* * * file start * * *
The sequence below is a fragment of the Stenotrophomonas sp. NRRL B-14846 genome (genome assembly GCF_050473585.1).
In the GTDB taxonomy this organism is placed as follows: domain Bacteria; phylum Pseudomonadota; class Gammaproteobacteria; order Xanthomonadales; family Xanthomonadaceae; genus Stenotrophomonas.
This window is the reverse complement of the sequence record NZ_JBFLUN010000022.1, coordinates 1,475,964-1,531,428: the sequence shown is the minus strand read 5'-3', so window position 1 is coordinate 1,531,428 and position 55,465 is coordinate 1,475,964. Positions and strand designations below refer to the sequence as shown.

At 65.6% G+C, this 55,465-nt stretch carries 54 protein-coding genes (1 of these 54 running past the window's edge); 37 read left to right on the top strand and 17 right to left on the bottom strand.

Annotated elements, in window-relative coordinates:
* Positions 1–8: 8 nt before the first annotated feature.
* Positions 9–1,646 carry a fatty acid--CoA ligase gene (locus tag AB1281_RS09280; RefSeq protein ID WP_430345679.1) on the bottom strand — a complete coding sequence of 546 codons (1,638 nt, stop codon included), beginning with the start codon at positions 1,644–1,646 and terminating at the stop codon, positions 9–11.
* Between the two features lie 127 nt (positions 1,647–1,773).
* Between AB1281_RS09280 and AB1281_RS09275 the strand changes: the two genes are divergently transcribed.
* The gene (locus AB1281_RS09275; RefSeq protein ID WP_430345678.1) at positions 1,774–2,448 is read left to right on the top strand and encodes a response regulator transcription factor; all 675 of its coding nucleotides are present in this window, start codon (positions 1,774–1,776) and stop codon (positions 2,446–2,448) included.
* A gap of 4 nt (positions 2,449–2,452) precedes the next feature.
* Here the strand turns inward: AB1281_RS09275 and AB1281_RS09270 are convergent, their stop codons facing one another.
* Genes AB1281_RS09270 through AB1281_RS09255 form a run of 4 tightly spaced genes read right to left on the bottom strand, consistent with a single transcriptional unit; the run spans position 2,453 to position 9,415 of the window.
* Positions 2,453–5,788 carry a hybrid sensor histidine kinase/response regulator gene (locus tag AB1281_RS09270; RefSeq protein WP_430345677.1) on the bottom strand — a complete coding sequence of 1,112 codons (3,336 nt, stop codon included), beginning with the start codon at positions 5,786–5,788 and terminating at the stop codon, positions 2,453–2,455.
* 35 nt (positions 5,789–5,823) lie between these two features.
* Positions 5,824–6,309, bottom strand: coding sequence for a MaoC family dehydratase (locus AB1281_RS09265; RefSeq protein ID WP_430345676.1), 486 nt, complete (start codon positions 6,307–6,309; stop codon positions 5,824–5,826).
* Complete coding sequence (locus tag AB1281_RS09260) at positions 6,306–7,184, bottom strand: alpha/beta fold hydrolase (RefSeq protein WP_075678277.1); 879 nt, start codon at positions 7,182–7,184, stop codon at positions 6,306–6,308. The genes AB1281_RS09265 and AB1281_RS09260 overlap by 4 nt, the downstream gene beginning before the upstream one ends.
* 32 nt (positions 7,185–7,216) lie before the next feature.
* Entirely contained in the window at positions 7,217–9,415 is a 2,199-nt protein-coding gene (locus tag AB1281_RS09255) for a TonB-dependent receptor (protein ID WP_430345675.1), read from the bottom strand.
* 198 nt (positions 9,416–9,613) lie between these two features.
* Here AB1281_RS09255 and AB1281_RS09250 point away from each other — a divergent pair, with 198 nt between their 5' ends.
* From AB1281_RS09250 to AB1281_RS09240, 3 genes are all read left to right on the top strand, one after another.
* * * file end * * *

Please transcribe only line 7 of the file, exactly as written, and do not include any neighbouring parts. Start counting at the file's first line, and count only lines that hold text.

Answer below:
* Positions 9–1,646 carry a fatty acid--CoA ligase gene (locus tag AB1281_RS09280; RefSeq protein ID WP_430345679.1) on the bottom strand — a complete coding sequence of 546 codons (1,638 nt, stop codon included), beginning with the start codon at positions 1,644–1,646 and terminating at the stop codon, positions 9–11.